The Lebe cult is associated with the agricultural cycle. It is addressed to Lebe Seru, the first ancestor of the Dogon who was buried in the Mande and has resurrected in the form of a serpent. He guided his people to their new homeland. Earth from his grave in the Mande was taken on the journey eastwards. At destination (near the village of Kani Bonzon) a first altar made of ancestral earth mixed with the one of the new land was erected. These were the beginnings of the Lebe cult. Their migration not yet completed, the four tribes (Dyon, Arou, Ono, Domno) took each a part of this first altar and spread over the plateau, the escarpment and the plains. After having reached their final destination, the members of each tribe (the Arou excepted) divided their part of the Lebe between themselves and founded new villages.
Each village built an altar containing some of the ancestral earth. The Hogon is its chief priest. He is in charge of all religious and agrarian rituals that are to guarantee sufficient future crops and by extention to ensure the perpetuation of his people. Agrarian rituals, such as the Bulu, need the intervention of both The Hogon and the Binu priest : their activities complement each other. The notion of the "resurrected" Lebe is closely linked with the agricultural cycle : after the harvesting, follows the sowing. Each time life has the upper hand.
The oldest man in the village will assume office as Hogon (except in Arou). He must observe many taboos. The traveller passing through will find it out soon enough : it is strictly forbidden to shake hands. Once enthroned, the Hogon no longer has the right to have physical contact with anyone. This is also valid for his wives and children. His first wife will prepare his meals. But chastity remains obligatory until death. Also, he is no longer allowed to leave the compound. Reunions will be held and people will be received at his house.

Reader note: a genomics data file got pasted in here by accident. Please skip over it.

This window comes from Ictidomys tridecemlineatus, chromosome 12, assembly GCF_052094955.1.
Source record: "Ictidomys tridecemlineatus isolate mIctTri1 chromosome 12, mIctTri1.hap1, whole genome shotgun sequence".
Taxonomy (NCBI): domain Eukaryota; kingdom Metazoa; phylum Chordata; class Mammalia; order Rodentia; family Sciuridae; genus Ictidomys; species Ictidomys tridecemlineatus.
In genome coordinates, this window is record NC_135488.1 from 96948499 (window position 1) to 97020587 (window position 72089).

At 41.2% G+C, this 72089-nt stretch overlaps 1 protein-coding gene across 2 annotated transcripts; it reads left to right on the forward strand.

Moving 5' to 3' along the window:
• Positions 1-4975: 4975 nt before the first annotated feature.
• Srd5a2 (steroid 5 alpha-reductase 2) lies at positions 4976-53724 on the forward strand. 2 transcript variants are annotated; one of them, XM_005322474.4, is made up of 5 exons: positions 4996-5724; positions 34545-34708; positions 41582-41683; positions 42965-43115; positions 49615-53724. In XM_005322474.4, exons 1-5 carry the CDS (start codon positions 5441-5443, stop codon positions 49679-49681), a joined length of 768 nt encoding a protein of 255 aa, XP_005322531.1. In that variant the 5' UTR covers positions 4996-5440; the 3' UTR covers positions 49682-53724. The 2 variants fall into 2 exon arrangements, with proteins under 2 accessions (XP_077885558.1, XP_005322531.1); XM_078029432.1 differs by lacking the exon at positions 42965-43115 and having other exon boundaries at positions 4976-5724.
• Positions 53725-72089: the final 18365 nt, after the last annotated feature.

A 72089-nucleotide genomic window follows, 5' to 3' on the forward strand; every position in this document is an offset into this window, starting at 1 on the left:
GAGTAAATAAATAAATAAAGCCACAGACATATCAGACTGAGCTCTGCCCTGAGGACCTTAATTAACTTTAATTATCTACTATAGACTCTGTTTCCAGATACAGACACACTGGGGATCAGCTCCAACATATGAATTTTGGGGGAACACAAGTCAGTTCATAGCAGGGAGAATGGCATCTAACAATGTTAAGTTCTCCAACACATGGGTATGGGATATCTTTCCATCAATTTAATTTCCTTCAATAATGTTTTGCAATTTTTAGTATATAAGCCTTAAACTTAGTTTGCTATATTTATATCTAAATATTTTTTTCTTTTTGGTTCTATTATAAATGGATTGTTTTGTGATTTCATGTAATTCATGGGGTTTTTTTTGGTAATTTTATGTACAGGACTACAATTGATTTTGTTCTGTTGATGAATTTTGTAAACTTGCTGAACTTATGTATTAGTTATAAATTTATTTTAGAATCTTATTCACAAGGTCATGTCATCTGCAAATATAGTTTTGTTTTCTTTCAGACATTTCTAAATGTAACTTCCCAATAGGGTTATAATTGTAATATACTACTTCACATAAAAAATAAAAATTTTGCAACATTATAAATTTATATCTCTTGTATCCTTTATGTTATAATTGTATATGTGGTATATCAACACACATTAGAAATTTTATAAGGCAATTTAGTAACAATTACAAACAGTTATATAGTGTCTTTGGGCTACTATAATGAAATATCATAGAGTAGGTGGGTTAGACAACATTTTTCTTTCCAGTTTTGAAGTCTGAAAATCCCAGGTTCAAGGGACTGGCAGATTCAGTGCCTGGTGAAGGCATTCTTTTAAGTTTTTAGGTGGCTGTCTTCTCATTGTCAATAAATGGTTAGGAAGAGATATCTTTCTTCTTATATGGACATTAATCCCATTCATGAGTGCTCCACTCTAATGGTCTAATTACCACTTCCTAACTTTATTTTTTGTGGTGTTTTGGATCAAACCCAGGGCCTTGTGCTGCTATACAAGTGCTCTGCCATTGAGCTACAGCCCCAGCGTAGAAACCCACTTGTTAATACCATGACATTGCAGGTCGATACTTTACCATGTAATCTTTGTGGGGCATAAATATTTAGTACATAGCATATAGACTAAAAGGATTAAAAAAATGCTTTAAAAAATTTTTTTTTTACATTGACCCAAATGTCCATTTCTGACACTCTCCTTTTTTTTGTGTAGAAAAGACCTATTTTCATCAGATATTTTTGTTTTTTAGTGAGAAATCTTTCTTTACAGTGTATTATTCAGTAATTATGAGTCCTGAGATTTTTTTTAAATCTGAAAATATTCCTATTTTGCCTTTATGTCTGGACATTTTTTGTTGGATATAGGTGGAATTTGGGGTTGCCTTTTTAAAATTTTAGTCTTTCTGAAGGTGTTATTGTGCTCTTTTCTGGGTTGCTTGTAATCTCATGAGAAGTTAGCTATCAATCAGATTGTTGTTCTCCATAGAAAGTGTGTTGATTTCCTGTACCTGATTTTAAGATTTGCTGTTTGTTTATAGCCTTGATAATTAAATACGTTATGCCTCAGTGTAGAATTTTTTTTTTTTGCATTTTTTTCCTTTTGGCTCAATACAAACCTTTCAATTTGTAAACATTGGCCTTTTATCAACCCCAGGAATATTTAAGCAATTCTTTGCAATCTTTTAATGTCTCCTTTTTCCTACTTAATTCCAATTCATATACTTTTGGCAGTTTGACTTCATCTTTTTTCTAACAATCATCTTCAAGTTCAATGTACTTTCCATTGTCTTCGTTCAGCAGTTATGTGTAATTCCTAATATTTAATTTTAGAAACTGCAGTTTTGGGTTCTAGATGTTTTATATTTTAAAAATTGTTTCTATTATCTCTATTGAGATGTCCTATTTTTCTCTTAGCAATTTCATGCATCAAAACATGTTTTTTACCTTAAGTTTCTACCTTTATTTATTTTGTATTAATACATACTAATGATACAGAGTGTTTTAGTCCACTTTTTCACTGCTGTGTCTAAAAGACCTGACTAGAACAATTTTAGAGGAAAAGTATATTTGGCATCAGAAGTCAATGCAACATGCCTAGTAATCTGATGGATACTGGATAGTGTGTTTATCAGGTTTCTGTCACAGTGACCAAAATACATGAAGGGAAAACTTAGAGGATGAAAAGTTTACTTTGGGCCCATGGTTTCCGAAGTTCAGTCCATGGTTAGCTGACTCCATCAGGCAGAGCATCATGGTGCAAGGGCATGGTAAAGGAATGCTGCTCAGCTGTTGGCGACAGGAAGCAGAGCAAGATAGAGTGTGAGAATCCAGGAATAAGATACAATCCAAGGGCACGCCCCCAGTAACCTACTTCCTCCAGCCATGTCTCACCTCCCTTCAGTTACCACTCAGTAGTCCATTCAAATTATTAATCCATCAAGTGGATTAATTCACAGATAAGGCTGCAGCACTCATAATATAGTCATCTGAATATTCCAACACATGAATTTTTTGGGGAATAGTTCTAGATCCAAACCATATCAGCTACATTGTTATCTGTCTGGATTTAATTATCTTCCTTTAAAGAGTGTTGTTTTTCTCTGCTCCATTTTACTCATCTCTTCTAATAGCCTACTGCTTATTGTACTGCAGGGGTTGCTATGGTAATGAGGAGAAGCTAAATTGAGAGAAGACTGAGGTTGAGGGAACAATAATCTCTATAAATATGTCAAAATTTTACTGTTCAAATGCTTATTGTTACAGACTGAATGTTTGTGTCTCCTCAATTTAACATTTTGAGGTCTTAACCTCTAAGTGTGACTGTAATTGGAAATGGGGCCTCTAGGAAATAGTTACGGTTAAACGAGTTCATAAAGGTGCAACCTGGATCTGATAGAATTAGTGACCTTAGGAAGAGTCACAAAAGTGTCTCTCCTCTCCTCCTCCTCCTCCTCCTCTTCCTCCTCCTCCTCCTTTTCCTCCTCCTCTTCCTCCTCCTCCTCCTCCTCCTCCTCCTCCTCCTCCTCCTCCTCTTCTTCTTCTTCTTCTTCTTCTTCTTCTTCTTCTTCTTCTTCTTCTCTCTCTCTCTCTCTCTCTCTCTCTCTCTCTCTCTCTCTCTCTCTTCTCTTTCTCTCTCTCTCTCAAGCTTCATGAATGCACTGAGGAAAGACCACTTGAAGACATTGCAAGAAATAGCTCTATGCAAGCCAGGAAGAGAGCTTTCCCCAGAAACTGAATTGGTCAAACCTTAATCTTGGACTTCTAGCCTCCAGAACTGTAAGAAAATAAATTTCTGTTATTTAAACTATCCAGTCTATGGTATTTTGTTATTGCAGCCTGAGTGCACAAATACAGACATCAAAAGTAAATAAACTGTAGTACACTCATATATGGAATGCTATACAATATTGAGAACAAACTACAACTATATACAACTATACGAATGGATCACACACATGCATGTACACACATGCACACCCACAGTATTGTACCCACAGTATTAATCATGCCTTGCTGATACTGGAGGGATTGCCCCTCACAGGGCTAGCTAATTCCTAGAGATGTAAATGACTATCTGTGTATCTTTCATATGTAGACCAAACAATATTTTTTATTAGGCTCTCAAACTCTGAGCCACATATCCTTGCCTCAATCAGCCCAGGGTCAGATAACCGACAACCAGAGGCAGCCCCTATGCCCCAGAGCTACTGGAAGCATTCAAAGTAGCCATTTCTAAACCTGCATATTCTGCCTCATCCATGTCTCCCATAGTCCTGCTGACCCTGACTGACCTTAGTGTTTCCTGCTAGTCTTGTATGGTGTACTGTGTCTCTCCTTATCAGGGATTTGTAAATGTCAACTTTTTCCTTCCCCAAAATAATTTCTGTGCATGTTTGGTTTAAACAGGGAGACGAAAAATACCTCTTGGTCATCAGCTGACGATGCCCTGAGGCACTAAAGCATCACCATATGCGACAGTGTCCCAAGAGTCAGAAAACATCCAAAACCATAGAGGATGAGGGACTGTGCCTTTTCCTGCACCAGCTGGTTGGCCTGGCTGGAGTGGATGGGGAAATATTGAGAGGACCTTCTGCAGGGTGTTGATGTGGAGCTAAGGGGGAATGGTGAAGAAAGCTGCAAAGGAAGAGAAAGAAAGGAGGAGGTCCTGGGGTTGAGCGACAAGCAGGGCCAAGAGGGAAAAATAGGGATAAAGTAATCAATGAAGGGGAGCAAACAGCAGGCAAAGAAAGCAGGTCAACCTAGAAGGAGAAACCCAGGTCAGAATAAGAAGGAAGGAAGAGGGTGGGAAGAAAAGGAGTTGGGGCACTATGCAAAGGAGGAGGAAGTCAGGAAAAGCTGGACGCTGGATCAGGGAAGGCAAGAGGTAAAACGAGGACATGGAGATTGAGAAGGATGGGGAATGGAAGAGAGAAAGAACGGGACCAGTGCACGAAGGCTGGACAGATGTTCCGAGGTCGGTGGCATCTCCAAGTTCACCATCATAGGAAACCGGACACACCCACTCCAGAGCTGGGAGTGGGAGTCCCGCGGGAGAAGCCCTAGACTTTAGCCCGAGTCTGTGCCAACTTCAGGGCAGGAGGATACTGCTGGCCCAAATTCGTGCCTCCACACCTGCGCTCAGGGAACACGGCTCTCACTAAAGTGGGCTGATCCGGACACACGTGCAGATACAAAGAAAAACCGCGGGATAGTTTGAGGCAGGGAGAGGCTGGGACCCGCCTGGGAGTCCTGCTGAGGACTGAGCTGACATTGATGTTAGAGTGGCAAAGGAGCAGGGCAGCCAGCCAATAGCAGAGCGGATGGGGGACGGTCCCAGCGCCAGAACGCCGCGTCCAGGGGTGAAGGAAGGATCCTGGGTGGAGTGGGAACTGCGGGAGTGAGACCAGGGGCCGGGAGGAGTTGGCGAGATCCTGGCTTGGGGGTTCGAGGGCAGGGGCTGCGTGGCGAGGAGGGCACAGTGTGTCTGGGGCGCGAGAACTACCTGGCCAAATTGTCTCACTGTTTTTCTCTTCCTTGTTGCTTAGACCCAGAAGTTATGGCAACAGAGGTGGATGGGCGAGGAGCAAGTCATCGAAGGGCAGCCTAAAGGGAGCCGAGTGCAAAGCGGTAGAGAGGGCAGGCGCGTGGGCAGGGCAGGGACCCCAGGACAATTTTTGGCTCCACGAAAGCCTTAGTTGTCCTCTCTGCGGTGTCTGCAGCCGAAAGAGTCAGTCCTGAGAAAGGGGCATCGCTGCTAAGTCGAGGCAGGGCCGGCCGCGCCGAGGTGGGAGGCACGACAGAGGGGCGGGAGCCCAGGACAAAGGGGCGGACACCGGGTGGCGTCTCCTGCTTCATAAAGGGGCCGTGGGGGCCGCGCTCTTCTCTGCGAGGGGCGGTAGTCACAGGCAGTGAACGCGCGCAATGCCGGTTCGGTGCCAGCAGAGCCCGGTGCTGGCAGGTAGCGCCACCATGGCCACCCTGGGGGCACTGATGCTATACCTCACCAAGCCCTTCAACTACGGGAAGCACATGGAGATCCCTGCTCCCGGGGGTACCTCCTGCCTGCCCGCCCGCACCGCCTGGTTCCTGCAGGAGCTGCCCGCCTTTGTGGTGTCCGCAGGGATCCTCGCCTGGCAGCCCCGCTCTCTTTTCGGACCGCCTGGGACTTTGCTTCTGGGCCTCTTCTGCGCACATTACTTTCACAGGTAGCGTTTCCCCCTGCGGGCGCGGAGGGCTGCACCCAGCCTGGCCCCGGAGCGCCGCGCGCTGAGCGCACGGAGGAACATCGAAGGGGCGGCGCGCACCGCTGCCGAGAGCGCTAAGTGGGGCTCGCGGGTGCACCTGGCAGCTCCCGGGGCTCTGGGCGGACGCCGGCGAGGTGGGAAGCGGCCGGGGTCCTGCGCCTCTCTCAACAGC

House of the Hogon of Arou:
Unlike the other tribes, the Arou did not split up their part of the Lebe, and instead chose to erect a single altar at Arou-près-Ibi. The Hogon of Arou is elected to his post by leading members of the Arou tribe. It is not a post coveted by anyone. One does not choose to be candidate. Some members are just liable to be chosen as the next Hogon. He will be informed of the fait accompli. Various rituals will take place before his assumption of duties. For example, the newly elected must cease to exist as an ordinary human being. Symbolic funerals are to be held and celebrated. During this time he will retreat for some 10 days in a big cave not too far from Arou. The place is called Komo-Sese. After this period of isolation he will return to Arou. It is at this point in time that his nomination as Hogon will become effective.
Komo-Sese is a very large open cave. It shelters various Tellem and Dogon constructions : houses, granaries, altars and Binu shrines. On arrival from the Mande, the Arou tribe chose to settle down in this location. Not far from there, they erected the residence of the person who would become the first Hogon of Arou. The new dignitary had to be carried from the cave to his new house. Today, Komo-Sese is no longer inhabited but as part of his enthronement, the future Hogon is to spend some 10 days in this particular spot, after which time he will be brought on somebody's shoulders to his new and final residence.
The photo in the right bottom corner shows a rain altar, the Andugo. Sacrifices on the altar will cause rainfall. It is made of pottery fragments and "thunder stones" which are said to fall from the skies with thunder and lightning.
Several patrilineages make up a clan. Clan leadership belongs to the Binu priest. His mission consists in maintaining harmony between supernatural forces of the bush and clan members. They will call on him for all kinds of problems of a mystical nature (unexplained diseases, divination, etc ...). Whereas the responsibilities of the Ginna Banga are transmitted through succession, those of the Binu priest are acquired in a very different manner :